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      • tz says:

        That’s why the small sample of just 2 GIFs was shown after a graph with many more, very informative points of data to corroborate them.

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      • mcbrown says:

        My point is that if you’re going to write about him after 2 and a third innings, shouldn’t you consider how much of his results indicate bad luck and how much indicate declining skill? His FIP is 3.22. His xFIP is 3.75. His whiff rate is 15.6%. His f-strike rate is 69.6%. His BABIP is .500 and his strand rate is 62.5%.

        Where do you see a sharp decline in skills besides his velocity and a gif of a missed location?

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        • Mike Petriello says:

          Why would I ever look at any of those stats after 2.1 innings?

          Years of continued velocity loss is not bad luck. A consistently changing arm slot is not bad luck. And if you’re want to use those stats, and are wondering where the “decline in skills” is, then just look at his FIP and K% over the last few years.

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        • Kevin says:

          ‘Small sample size’ is the new ‘correlation doesn’t mean causation’…thrown out all the time in an attempt to sound smart, even if it’s not particularly smart to use it in that context.
          Usually it’s so obvious a statement that it’s not adding anything to the conversation, and occasionally (like here) it’s so misused it doesn’t really make the user-of-othe-phrase look the way he was trying to.

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        • iSteve says:

          @ Kevin
          Ding ding ding…winner!

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        • mcbrown says:

          “Why would I ever look at any of those stats after 2.1 innings?”

          You wouldn’t look at his results after 2.1 innings… yet you wrote an article that is based on his results after 2.1 innings. If he hadn’t given up a few runs so far would you have written this?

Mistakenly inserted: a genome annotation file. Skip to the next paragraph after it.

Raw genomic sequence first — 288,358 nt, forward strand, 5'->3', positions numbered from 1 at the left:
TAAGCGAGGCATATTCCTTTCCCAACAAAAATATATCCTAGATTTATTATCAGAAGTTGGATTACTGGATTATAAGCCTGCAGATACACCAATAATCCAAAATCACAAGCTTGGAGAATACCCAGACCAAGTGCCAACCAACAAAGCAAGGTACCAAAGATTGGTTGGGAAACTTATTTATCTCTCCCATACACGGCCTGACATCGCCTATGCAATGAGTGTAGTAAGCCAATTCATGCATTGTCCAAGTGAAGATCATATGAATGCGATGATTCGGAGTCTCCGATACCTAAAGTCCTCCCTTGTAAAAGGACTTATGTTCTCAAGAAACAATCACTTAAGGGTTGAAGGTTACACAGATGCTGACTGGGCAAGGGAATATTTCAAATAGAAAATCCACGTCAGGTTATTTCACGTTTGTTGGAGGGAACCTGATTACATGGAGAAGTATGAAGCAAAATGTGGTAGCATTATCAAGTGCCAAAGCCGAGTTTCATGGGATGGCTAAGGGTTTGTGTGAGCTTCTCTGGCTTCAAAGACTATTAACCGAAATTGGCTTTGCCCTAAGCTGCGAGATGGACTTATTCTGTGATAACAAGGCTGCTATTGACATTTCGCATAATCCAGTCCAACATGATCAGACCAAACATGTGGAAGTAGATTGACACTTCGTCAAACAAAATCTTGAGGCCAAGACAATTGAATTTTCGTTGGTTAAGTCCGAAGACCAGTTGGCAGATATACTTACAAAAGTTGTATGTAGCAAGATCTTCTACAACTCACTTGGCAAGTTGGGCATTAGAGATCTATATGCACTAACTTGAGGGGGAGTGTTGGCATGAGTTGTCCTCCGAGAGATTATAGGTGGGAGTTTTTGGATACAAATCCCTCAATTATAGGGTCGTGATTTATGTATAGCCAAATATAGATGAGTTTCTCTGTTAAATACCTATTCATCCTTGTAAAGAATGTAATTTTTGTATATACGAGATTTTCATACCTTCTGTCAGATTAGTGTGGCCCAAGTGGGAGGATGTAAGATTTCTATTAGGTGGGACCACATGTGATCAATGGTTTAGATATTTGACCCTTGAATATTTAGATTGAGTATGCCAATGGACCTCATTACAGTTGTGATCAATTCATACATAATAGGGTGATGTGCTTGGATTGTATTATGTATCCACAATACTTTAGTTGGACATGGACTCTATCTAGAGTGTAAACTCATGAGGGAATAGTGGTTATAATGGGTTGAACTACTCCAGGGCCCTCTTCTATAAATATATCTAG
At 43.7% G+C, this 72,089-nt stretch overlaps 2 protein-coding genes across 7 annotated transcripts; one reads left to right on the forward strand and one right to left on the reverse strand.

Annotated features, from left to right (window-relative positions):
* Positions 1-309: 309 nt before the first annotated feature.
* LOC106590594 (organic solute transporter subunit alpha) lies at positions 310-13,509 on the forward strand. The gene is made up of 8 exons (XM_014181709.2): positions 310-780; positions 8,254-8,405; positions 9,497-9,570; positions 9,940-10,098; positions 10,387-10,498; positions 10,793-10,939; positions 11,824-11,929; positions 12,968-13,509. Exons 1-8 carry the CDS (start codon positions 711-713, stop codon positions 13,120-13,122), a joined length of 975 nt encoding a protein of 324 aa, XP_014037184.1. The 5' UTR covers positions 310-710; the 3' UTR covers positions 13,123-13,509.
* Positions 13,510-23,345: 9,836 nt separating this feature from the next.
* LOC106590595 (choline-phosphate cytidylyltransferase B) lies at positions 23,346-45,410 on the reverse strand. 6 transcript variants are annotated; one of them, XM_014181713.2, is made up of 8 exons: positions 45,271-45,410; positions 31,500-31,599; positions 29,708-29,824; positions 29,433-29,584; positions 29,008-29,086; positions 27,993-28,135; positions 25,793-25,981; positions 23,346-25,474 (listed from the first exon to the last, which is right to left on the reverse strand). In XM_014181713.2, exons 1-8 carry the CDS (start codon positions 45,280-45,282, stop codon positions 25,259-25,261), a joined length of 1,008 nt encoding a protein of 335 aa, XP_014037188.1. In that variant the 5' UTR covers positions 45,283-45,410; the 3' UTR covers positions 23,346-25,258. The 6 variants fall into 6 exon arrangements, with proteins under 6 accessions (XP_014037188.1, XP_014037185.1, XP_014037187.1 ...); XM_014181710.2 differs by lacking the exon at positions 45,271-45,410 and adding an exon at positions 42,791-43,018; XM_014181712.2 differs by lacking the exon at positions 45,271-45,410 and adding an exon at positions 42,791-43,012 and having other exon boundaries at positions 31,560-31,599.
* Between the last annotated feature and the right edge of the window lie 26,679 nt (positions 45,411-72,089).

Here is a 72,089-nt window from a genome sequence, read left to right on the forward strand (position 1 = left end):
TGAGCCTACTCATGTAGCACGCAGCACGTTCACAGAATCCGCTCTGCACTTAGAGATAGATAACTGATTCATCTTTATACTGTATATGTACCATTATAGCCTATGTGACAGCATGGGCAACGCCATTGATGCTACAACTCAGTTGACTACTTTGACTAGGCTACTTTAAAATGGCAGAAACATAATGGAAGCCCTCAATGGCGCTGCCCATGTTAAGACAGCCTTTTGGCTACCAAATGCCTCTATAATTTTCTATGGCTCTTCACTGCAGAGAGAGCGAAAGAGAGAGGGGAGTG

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        • mcbrown says:

          “And if you’re want to use those stats, and are wondering where the “decline in skills” is, then just look at his FIP and K% over the last few years.”

          For avoidance of doubt, I’m not disputing this. I’m questioning the tone of the article, which goes well beyond “Papelbon is aging like a normal pitcher”.

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        • Mike Petriello says:

          “You wouldn’t look at his results after 2.1 innings… yet you wrote an article that is based on his results after 2.1 innings. If he hadn’t given up a few runs so far would you have written this?”

          Here’s where you’re factually incorrect. I wrote an article after years of declining velocity and changing arm slot, and 2.1 innings. The answer to your question is: yes. I saw the arm slot chart before I saw that he blew up in Texas.

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        • mcbrown says:

          Then I stand corrected.

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  2. phillipsmc says:

    If he gets anywhere close to 100 games as we approach the end of 2015, surely the Phillies will demote him to keep the option from vesting, right? Right?

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    • Stank Asten says:

      And then get hit with a grievance from the players’ association and end up paying him anyway plus getting super bad PR.